via Saturday Selections – Sept 7, 2019 — Reformed Perspective

How Long and Why? – Programs – Truth For Life

Scripture makes it clear that God is all-powerful. Why, then, does He allow so much suffering and heartache in the world? We’ll address this age-old concern as we study the book of Habakkuk together on Truth For Life with Alistair Begg. 

09/07/19 Rest Again — ChuckLawless.com

READING: Psalms 116-118, 1 Corinthians 11:2-26

Psalm 116 reflects the thanksgiving of a writer who had faced the reality of death. Indeed, his fear and turmoil had apparently been great: “The ropes of death were wrapped around me, and the torments of Sheol overcame me; I encountered trouble and sorrow” (Psa 116:3). All he knew to do was cry out, “Lord, save me!” (Psa 116:4).

What the psalmist learned to do was to cry out to God and to trust His character to help him: “The Lord is gracious and righteous;our God is compassionate” (Psa 116:5). When he did that and recalled God’s care, he spoke hope to himself: “Return to your rest, my soul, for the Lord has been good to you” (Psa 116:7).

How many times I’ve needed to say similar words to myself! I can let worry consume me. I sometimes get more focused on the struggle than on the answer that God has already provided. It usually takes others to speak into my life, but I need to learn to say to myself, “Quit worrying. Stop fretting. The Lord has been good to me, and I should have continued confidence in Him. Rest, my soul, rest in Christ.”

PRAYER: “Lord, help me to rest in You all day long.”

TOMORROW’S READING:  Review and catch-up day

via 09/07/19 Rest Again — ChuckLawless.com

September 7 For the love of God (Vol. 2)

2 Samuel 1; 1 Corinthians 12; Ezekiel 10; Psalm 49


in light of the terrible judgments pronounced against Jerusalem in Ezekiel 8–11, with the beginning of the withdrawal of the glory of the Lord in Ezekiel 10, we should think through the bearing of such sins in our own framework:

Why do we choose what can last but an hour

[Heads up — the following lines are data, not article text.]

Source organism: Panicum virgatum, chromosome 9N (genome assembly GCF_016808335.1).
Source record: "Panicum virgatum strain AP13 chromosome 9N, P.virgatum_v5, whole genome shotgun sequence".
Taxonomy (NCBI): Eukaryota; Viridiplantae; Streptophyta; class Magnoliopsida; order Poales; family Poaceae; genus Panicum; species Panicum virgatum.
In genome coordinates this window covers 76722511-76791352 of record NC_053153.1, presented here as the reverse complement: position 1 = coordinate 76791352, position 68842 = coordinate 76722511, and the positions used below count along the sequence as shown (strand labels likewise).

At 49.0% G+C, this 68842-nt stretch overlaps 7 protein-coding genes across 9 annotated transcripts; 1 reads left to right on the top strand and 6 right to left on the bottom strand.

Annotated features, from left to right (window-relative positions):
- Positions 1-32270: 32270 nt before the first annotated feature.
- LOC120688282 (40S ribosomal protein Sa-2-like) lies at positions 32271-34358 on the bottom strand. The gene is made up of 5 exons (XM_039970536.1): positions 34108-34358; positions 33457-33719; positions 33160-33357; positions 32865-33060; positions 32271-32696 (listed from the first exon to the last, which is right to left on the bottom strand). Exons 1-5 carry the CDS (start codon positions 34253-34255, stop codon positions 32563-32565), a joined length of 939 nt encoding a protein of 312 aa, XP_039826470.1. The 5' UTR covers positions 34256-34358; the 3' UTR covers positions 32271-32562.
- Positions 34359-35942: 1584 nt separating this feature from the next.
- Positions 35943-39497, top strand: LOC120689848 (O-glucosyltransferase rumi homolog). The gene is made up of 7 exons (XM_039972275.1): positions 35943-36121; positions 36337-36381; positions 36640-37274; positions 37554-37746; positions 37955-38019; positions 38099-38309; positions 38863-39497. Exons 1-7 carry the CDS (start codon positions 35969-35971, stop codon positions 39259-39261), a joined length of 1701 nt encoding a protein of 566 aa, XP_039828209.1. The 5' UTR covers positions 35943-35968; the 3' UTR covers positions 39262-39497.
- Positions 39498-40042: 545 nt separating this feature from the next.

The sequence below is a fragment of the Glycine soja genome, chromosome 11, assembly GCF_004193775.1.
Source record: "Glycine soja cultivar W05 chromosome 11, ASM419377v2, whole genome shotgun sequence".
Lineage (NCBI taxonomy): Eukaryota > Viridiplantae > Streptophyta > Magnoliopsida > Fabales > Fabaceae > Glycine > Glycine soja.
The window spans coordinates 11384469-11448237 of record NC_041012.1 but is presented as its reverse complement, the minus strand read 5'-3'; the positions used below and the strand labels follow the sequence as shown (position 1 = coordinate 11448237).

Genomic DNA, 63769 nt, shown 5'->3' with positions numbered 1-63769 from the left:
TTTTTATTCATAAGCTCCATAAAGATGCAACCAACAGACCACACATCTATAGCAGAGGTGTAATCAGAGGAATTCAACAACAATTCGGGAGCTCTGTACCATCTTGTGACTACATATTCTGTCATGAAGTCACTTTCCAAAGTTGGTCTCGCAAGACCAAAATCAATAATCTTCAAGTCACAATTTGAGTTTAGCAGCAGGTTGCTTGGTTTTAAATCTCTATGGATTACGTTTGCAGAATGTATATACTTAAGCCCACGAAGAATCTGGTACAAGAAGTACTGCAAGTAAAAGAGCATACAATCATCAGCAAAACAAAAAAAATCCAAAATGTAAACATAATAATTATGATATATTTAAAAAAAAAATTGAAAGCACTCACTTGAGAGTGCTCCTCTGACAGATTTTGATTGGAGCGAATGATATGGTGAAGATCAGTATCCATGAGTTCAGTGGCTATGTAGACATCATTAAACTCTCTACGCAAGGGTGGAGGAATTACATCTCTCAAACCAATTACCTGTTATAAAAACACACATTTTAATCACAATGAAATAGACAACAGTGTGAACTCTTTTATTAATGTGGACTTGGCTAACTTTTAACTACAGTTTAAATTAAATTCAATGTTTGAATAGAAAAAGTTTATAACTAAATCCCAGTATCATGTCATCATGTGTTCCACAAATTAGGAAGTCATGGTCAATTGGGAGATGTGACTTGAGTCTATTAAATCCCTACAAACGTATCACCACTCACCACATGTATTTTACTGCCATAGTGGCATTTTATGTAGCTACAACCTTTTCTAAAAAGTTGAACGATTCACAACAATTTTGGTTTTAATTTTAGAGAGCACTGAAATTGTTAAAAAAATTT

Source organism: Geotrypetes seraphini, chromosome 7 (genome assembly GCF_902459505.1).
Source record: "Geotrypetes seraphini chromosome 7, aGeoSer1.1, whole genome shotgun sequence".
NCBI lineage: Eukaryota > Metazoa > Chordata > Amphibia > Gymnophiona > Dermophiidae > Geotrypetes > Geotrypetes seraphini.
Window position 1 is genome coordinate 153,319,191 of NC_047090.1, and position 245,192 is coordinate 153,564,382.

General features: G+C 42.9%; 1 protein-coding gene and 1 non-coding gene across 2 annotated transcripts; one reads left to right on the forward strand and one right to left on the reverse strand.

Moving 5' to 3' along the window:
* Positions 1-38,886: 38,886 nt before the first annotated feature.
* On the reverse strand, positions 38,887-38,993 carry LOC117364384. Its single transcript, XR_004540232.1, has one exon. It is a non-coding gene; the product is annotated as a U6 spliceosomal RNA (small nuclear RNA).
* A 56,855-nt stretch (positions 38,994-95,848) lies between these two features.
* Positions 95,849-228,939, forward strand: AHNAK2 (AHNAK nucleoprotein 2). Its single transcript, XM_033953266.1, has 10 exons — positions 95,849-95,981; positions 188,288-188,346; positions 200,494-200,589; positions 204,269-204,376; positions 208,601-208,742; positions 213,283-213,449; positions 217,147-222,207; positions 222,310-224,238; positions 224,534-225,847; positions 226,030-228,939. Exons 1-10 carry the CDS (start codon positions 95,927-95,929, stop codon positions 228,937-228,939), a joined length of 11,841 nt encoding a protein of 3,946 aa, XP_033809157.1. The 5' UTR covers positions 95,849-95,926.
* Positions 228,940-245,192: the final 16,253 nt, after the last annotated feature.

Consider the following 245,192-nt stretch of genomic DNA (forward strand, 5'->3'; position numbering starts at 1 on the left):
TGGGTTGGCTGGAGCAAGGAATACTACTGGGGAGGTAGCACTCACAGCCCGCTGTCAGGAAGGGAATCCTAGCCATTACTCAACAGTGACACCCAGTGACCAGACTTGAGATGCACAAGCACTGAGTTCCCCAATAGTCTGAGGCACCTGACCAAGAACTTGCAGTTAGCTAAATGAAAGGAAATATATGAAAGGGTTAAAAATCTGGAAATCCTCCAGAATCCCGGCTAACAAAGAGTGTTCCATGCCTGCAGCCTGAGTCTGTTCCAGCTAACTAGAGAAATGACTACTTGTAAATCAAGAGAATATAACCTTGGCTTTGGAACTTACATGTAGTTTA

Before we must leave it behind?

Why do possessions exert brutal power

To render us harsh and unkind?

Why do mere things have the lure of a flower

Whose scent makes us selfish and blind?

The cisterns run dry, and sour is our breath;

We dwell in the valley of death.

Why is betrayal attractive to us

Who often are hurt and betrayed?

Why barter faithful devotion for lust,

Integrity cast far away?

Why do our dreams, then our deeds, beggar trust,

Our guilt far too heavy to pay?

The cisterns run dry, and sour is our breath;

We dwell in the valley of death.

Why do we stubbornly act out a role,

Convincing the world that we’ve won?

Why for mere winning will we sell our soul,

In order to be number one?

Why sear our conscience so we’re in control—

Despairing of what we’ve become?

The cisterns run dry, and sour is our breath;

We dwell in the valley of death.

O Jesus—

Why do you promise to quench all our thirst,

When we have despised all your ways?

Why do you rescue the damned and the cursed,

By dying our death in our place?

Why do you transform our hearts till they burst

With vibrant expressions of praise?

The well flows with life—and we’re satisfied—

The fountain that flows from your side.[1]


[1] Carson, D. A. (1998). For the love of God: a daily companion for discovering the riches of God’s Word. (Vol. 2, p. 25). Wheaton, IL: Crossway Books.

September 7 For the love of God (Vol. 1)

2 Samuel 1; 1 Corinthians 12; Ezekiel 10; Psalm 49


when david hears of the deaths of Saul and Jonathan (2 Sam. 1), his grief is not merely formal. He could not help but know that the way to the throne was now open to him. Nevertheless, his sorrow is so genuine that he composes a lengthy lament (1:19–27), sets it to music, and teaches it to the men of his tribe (1:18) so that it will be sung for a long time as one of the folk ballads of the land.